Hot melt adhesive is not cheap and you may notice that the prices are only going up. What purchasing agents might not know, is that a lot of packaging lines are using more glue than is actually needed. There are a few simple ways to manage your actual glue usage and help cut costs to manage your budget.
The first step in managing your glue usage, is knowing the diameter nozzle tip you are using in your packaging lines, and understanding why you are purchasing that size. A lot of times, our sales reps will get calls from customers that want to buy larger size nozzle tips because their line operators are saying there is not enough glue being released on the cartons. Obviously, as you increase your nozzle tip diameter, the more glue you are going to use overall and increase your yearly costs for adhesive. This can also cause several other issues, such as potential sealing issues if the hot adhesive does not have enough time to dry as it moves along the cartoner. If your line operators are asking for larger diameter nozzles, question them as to why.
If your line operators are stating that the glue is not keeping the packaging closed, which is why they need larger nozzles, evaluate your setup. Check the distance your gun applicator is to your carton and at what temperature you are heating your adhesive. If the adhesive is not hot enough and your gun is too far away from the application site, the adhesive could be cooling before it even hits the carton which is why it is not creating a tight seal. Simply increasing your heating temperature or moving your gun applicator closer to the end application site could solve this issue. You could also be putting down too much glue already. If you have a high-speed packaging line, and put down too much glue, the speed will not allow time for the large amount of glue to dry.
Change Your Filters
Another simple solution to managing your glue usage, is to check both your tank and gun filters. If your nozzles are clogging frequently, causing the line operators to buy larger diameter nozzles, they may be clogging due to char. Char is a typical occurrence in hot melt packaging, but the transfer of most char can be prevented by regularly changing your tank and gun filters. These filters will extend the life of both your modules and nozzles.
For more information or tips on how to increase your packaging line efficiency and lower your costs, call a Universal Systems representative at (561) 272-5442 or email us at firstname.lastname@example.org.
When purchasing a hot melt adhesive system, it is important to know your desired melt rate and pump rate. It is also important to understand the difference.
All Universal Systems SE ProBilt™ tanks are equipped with a 14:1 ratio pneumatic pump assembly. Pneumatic pumps are most common and have a maximum pump rate of 75 lbs. per hour. No matter what the tank capacity is, whether it is 12 lb., 15 ob., or 20 lb., the pump will max out at 75 lbs. If you need to pump more adhesive then that per hour, you will need to transition to a gear pump system with a larger tank capacity.
The melt rate is the rate at which the tank will melt the adhesive you put into the reservoir. This is where the tank capacity comes into play. Before moving forward with any hot melt adhesive system, first you need to understand how many pounds you need to melt per hour. The melt rate is dependent on how many hoses and gun applicators you are running and how many boxes are sealed per minute on your packaging line. The most common tank capacity is the 20 lb. (10 Liter) ProBilt™ 20, with a melt rate of 23 lbs. per hour. If you are only running one line with one hose and gun applicator, then you may only need the 15 lb. (7 Liter) Probilt™ 15 which melts 18 lbs. per hour.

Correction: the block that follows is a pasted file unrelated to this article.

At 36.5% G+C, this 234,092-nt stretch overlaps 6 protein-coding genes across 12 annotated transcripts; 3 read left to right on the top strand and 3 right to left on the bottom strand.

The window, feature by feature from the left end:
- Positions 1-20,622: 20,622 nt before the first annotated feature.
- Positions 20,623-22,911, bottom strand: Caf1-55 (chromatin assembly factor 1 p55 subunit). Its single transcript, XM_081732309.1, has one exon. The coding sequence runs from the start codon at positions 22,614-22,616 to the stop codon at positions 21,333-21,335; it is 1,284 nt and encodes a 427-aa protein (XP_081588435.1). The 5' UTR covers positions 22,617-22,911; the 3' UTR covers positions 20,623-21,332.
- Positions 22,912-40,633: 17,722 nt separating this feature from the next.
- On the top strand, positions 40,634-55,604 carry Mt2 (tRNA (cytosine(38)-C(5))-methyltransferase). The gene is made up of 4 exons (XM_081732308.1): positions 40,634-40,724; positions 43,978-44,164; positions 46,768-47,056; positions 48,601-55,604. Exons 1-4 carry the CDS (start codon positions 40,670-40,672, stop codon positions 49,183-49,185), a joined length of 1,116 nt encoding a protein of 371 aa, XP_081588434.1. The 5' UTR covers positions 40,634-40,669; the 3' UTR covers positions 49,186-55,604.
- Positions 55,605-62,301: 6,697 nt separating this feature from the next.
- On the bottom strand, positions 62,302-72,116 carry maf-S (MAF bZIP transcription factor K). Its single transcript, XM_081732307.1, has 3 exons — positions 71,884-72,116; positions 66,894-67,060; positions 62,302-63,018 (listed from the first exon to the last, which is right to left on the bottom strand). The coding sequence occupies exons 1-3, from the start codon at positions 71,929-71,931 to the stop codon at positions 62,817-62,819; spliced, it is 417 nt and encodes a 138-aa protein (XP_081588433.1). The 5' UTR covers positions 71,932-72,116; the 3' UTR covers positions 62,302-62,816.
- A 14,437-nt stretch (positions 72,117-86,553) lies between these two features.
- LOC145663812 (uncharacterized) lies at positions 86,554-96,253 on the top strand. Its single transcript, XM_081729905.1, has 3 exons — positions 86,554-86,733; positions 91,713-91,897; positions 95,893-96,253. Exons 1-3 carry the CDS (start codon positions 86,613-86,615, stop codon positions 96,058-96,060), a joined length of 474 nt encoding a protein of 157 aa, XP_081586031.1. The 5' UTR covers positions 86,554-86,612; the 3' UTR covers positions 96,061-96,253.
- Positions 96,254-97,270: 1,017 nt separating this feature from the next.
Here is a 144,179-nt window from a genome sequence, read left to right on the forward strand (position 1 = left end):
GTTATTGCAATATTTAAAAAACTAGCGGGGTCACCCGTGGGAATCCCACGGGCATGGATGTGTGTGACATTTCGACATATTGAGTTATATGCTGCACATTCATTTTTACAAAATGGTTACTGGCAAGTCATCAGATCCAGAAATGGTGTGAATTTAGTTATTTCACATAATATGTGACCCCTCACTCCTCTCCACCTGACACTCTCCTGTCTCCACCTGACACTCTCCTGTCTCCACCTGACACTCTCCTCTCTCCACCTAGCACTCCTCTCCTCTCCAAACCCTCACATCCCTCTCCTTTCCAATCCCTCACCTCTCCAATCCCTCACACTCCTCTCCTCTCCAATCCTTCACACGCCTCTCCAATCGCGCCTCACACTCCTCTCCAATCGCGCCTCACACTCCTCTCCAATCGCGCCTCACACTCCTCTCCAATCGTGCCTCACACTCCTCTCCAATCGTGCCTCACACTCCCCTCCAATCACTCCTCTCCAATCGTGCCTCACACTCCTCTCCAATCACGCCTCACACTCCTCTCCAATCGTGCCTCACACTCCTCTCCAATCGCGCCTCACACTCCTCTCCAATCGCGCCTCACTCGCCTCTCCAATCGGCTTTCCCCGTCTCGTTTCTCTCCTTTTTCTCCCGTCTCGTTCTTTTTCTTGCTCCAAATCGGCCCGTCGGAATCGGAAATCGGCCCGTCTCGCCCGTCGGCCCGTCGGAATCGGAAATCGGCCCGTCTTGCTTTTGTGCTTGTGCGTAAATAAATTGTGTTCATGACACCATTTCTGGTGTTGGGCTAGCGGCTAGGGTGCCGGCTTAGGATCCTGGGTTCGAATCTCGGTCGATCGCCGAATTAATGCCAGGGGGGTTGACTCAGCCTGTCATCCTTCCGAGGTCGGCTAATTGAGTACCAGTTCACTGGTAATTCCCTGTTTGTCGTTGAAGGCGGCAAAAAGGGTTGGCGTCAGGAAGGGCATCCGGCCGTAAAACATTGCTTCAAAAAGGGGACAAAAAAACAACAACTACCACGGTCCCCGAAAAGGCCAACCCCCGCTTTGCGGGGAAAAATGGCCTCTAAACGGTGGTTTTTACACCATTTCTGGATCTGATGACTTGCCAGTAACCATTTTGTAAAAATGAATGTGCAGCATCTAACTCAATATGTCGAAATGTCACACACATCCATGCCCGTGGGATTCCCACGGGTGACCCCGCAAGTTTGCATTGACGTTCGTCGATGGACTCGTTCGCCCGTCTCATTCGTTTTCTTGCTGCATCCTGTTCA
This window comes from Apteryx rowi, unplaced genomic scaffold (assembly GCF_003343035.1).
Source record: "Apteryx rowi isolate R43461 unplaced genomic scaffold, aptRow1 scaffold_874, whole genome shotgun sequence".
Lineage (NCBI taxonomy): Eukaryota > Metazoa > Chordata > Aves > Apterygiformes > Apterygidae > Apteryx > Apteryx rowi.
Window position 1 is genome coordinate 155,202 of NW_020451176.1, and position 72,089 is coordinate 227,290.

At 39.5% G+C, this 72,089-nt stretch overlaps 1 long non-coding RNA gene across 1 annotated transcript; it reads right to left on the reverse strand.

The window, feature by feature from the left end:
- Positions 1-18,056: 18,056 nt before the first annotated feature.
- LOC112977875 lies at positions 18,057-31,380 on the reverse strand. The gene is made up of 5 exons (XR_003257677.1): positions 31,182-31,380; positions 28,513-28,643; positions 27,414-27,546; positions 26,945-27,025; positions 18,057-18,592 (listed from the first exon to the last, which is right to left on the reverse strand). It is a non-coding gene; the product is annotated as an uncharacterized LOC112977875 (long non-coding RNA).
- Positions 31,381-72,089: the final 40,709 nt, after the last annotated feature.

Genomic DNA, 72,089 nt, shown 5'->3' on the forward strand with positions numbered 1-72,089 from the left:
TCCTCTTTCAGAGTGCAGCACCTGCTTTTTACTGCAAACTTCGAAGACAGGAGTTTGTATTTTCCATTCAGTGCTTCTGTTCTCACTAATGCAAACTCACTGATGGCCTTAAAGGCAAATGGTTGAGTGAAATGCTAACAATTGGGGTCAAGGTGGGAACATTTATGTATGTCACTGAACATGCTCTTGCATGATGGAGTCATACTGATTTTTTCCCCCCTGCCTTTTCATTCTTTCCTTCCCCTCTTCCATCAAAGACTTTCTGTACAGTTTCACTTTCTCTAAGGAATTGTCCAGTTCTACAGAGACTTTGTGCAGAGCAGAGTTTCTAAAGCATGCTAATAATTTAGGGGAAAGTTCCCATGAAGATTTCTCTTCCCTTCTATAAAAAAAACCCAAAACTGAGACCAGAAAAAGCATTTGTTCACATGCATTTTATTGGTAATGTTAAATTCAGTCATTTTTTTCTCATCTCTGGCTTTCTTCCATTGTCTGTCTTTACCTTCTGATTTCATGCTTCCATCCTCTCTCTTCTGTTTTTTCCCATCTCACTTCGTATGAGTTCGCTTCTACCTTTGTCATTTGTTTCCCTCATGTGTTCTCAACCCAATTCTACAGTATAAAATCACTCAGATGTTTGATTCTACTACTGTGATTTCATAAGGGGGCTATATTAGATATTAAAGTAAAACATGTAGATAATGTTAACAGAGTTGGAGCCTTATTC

A common misconception is that the on-demand autofill system, the ProBilt™ Phoenix, will have a larger melt rate and pump rate. That is incorrect. The tank capacity on any auto fill system is the same as a regular tank such as the ProBilt™ 20. However, the advantage to the auto fill is that the line operators will not have to watch the adhesive level in the tank as closely. The vacuum system connected to the tank will sense when the adhesive level is low and automatically fill the tank. This helps eliminate dry running and pumps will last longer. However, the pump rate on this system will still max out at 75 lbs. per hour.
For additional information about melt rate and pump rate on all of our ProBilt™ tanks, please call (561) 272-5442 or email email@example.com.
There are several things that can cause a piston pump to stop working. The most common reason is that it is clogged. Unfortunately, not all line operators take the time to close the lid on a glue tank. With a lot of carton dust in the air at any facility, this dust gets into the glue pot and melts in with the glue. When the pump shifter runs to pump the glue from the pot into the hose, that carton dust gathers around the pump which can cause it to seize. The simple solution to this is to make sure that all shift line operators are diligent about closing the tank covers, that’s why they are on there.
If carton dust is not your issue, and the pump fails, below are a few other possible causes and the corresponding solutions.
- Adhesive not sufficiently heated – check the tank temperature and required melt temperature of your adhesive and set accordingly.
- Inadequate or no input air to pump – increase the air pressure from the plant air supply and see if the pump will run.